Microsoft on Monday officially released to developers the first test builds of its open source Chromium-based project for its Edge browser on the desktop for Windows 10.
In December Microsoft said developers would redesign their Edge browser and build it on top of Chromium, which is an open-source browser implementation that other browsers use to build their platform. Google released the source code with the launch of its Chrome browser in 2008. Browsers like Vivaldi, Opera, Yandex, Brave and others use it as a base for their platform, according to one report.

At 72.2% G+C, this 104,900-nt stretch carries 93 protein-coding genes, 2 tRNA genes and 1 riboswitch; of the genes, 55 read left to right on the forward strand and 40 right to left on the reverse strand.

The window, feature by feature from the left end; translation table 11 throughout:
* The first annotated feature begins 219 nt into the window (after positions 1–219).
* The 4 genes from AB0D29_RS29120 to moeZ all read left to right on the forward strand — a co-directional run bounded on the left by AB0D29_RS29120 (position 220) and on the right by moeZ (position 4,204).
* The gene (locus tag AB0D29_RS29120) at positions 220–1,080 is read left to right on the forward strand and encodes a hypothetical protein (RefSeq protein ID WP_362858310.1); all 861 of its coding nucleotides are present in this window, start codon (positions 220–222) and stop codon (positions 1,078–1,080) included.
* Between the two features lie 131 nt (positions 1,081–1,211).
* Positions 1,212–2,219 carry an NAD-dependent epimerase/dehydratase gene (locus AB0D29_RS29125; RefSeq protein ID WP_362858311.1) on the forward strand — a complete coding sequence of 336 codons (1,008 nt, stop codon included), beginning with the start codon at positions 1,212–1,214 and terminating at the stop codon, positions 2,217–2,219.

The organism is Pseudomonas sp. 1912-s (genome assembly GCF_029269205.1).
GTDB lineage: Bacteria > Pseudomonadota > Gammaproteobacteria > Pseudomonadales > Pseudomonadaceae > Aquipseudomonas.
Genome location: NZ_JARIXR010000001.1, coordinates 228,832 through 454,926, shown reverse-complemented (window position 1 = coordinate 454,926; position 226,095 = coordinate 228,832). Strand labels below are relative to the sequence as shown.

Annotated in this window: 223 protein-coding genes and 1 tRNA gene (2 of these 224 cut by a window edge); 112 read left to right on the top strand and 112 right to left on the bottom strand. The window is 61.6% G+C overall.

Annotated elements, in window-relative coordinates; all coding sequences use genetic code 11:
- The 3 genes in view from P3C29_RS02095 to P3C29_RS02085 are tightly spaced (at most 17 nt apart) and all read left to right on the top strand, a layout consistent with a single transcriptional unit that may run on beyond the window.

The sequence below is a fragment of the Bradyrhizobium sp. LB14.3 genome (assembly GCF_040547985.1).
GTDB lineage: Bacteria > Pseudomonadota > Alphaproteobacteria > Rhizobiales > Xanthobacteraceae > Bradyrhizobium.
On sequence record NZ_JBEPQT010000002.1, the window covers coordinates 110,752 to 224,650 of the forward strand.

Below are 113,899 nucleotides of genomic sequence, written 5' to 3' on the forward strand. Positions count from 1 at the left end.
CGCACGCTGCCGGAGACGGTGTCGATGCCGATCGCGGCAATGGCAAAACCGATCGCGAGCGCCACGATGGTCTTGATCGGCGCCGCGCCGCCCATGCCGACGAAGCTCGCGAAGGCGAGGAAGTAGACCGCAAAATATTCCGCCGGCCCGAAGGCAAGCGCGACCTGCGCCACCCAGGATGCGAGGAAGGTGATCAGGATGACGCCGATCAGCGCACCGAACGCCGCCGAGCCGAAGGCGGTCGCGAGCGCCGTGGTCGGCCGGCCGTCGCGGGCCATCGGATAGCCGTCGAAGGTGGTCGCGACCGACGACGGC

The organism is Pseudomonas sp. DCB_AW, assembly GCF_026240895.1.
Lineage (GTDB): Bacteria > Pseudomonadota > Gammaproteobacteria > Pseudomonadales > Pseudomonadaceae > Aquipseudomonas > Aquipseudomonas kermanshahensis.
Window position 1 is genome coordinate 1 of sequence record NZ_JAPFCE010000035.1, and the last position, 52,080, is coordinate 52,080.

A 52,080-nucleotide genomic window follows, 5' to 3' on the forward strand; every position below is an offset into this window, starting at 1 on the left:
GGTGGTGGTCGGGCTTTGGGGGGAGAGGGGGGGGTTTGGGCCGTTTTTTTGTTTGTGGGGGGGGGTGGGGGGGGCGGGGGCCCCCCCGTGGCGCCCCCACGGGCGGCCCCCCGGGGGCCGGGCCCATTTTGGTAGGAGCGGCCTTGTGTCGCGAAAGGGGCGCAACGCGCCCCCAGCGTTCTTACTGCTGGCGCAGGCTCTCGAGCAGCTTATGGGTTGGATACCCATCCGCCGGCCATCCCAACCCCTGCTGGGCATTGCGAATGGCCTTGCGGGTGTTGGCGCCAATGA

Microsoft also has begun to make contributions to the Chromium source-code project in the areas of accessibility and touch.
“We’re working directly with the teams at Google and the broader Chromium community on this work and appreciate the collaborative and open discussions,” wrote Joe Belfiore, corporate VP of Windows at Microsoft, in a blog post.
The idea is for both Chrome and Edge to run better on Windows. It should make online advertisements run more efficiently in both browsers.
Microsoft calls the test builds Canary and Developer. Both offer daily or weekly updates to the changes to Edge. These are designed for developers to get an early look at the changes.
Edge, when complete, will fully support existing Chrome extensions, and it will support features such as favorites, browsing history, and extensions to sync across Edge.